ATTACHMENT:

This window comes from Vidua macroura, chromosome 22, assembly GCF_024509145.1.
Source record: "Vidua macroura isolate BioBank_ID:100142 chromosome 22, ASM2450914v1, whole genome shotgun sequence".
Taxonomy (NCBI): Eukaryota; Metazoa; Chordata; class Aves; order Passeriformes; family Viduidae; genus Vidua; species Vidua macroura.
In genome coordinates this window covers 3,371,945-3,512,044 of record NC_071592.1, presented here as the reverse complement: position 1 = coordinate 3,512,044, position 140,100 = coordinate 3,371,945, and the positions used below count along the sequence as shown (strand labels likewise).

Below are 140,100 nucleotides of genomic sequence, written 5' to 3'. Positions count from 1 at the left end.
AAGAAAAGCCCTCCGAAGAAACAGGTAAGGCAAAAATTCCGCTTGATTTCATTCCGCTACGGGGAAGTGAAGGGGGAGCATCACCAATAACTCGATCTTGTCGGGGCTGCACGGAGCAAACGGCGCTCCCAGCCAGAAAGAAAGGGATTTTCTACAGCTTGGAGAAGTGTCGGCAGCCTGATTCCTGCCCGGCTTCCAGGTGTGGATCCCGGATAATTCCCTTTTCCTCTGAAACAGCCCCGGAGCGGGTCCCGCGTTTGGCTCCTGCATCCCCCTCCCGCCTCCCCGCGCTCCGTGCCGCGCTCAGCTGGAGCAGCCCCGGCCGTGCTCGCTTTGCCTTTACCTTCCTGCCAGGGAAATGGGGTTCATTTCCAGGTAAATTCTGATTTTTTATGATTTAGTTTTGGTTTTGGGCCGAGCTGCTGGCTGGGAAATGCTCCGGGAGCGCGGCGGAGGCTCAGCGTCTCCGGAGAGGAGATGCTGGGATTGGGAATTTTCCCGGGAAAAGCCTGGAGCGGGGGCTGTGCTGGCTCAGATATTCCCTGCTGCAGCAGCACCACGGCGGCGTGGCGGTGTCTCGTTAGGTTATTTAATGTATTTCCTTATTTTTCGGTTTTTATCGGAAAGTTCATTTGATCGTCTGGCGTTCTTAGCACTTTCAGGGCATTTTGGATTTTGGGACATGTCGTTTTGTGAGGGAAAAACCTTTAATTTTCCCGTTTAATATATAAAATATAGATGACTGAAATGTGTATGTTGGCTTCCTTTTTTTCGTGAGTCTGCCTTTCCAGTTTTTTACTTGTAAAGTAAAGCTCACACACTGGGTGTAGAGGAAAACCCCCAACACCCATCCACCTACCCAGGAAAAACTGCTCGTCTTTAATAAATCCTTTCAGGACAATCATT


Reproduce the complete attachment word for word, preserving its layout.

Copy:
This window comes from Vidua macroura, chromosome 22, assembly GCF_024509145.1.
Source record: "Vidua macroura isolate BioBank_ID:100142 chromosome 22, ASM2450914v1, whole genome shotgun sequence".
Taxonomy (NCBI): Eukaryota; Metazoa; Chordata; class Aves; order Passeriformes; family Viduidae; genus Vidua; species Vidua macroura.
In genome coordinates this window covers 3,371,945-3,512,044 of record NC_071592.1, presented here as the reverse complement: position 1 = coordinate 3,512,044, position 140,100 = coordinate 3,371,945, and the positions used below count along the sequence as shown (strand labels likewise).

Below are 140,100 nucleotides of genomic sequence, written 5' to 3'. Positions count from 1 at the left end.
AAGAAAAGCCCTCCGAAGAAACAGGTAAGGCAAAAATTCCGCTTGATTTCATTCCGCTACGGGGAAGTGAAGGGGGAGCATCACCAATAACTCGATCTTGTCGGGGCTGCACGGAGCAAACGGCGCTCCCAGCCAGAAAGAAAGGGATTTTCTACAGCTTGGAGAAGTGTCGGCAGCCTGATTCCTGCCCGGCTTCCAGGTGTGGATCCCGGATAATTCCCTTTTCCTCTGAAACAGCCCCGGAGCGGGTCCCGCGTTTGGCTCCTGCATCCCCCTCCCGCCTCCCCGCGCTCCGTGCCGCGCTCAGCTGGAGCAGCCCCGGCCGTGCTCGCTTTGCCTTTACCTTCCTGCCAGGGAAATGGGGTTCATTTCCAGGTAAATTCTGATTTTTTATGATTTAGTTTTGGTTTTGGGCCGAGCTGCTGGCTGGGAAATGCTCCGGGAGCGCGGCGGAGGCTCAGCGTCTCCGGAGAGGAGATGCTGGGATTGGGAATTTTCCCGGGAAAAGCCTGGAGCGGGGGCTGTGCTGGCTCAGATATTCCCTGCTGCAGCAGCACCACGGCGGCGTGGCGGTGTCTCGTTAGGTTATTTAATGTATTTCCTTATTTTTCGGTTTTTATCGGAAAGTTCATTTGATCGTCTGGCGTTCTTAGCACTTTCAGGGCATTTTGGATTTTGGGACATGTCGTTTTGTGAGGGAAAAACCTTTAATTTTCCCGTTTAATATATAAAATATAGATGACTGAAATGTGTATGTTGGCTTCCTTTTTTTCGTGAGTCTGCCTTTCCAGTTTTTTACTTGTAAAGTAAAGCTCACACACTGGGTGTAGAGGAAAACCCCCAACACCCATCCACCTACCCAGGAAAAACTGCTCGTCTTTAATAAATCCTTTCAGGACAATCATT